Other editions - View all
abscissas altitude asymptote axis ball base beam becomes bisect CAČ CDČ CEČ centre circle circumscribed coefficients cone conic section consequently Corol cosine cubic equation curve cylinder denote determine diameter distance divided draw drawn equa equal equation expression feet figure find the fluent fluxion force gives greatest Hence horizontal hyperbola inches length logarithm manner measured meridian motion nearly negative ordinates parabola parallel perimeter perpendicular plane polygon prism prob PROBLEM proportional quantity radius rectangle resistance right angles right line roots Scholium sides sinČ sine solid angle sphere spherical angle spherical excess spherical triangle spherical trigonometry square suppose surf surface tangent theor THEOREM theref tion velocity vertical weight whence whole
Page 124 - Since the exterior angle of a triangle is equal to the sum of the two interior opposite angles (th.
Page 86 - A solid angle is that which is made by the meeting of more than two plane angles, which are not in the same plane, in one point. X. ' The tenth definition is omitted for reasons given in the notes.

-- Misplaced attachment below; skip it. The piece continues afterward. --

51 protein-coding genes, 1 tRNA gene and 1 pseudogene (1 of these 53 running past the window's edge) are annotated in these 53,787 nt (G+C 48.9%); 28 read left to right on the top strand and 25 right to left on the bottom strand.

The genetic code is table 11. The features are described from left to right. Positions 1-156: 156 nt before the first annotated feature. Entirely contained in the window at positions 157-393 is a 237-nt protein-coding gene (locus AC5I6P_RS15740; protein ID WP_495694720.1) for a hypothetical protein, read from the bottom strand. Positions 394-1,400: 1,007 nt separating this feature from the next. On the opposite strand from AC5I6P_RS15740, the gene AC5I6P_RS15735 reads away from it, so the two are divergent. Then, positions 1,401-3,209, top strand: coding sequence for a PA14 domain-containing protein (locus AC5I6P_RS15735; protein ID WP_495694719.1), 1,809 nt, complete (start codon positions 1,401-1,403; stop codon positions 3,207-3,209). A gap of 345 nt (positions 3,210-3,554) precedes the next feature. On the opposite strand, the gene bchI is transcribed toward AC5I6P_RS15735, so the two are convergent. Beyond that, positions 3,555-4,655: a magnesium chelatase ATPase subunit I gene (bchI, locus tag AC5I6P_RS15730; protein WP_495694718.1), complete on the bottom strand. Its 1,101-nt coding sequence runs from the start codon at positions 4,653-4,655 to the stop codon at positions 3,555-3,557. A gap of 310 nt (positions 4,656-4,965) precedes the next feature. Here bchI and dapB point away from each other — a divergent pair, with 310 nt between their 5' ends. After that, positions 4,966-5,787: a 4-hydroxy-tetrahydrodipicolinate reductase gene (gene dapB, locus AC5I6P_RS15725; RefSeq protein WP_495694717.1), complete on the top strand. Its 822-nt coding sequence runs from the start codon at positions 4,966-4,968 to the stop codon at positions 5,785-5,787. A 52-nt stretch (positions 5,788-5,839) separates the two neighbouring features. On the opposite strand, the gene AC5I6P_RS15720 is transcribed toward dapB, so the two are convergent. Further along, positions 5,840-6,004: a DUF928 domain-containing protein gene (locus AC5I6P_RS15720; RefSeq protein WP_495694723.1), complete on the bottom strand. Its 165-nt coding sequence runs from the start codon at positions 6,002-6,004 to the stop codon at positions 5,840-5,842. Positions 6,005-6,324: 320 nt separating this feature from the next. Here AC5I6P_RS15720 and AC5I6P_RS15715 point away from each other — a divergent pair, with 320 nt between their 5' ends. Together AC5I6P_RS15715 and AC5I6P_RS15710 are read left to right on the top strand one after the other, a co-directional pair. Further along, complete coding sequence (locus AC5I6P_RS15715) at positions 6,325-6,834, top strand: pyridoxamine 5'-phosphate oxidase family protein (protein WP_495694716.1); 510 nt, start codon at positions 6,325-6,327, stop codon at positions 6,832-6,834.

Page 145 - D'Alembert, was the Precession of the equinoxes and the Nutation of the earth's axis, according to the theory of gravitation.
Page 176 - Cor. 3. An equation will want its third term, if the sum of the products of the roots taken two and two, is partly positive, partly negative, and these mutually destroy each other. Remark.
Page 80 - Any Two Sides of a Spherical Triangle are together Greater than the Third.
Page 92 - In Every Spherical Triangle, the Sines of the Angles are Proportional to the Sines of their. Opposite Sides. If, from the first of the equations marked...
Page 55 - The COSINE of an arc, is the sine of the complement of that arc, and is equal to the part of the radius comprised between the centre of the circle and the foot of the sine...
Page 174 - ... preceding equation is only of the fourth power or degree ; but it is manifest that the above remark applies to equations of higher or lower dimensions : viz. that in general an equation of any degree whatever has as many roots as there are units in the exponent of the highest power of the unknown quantity, and...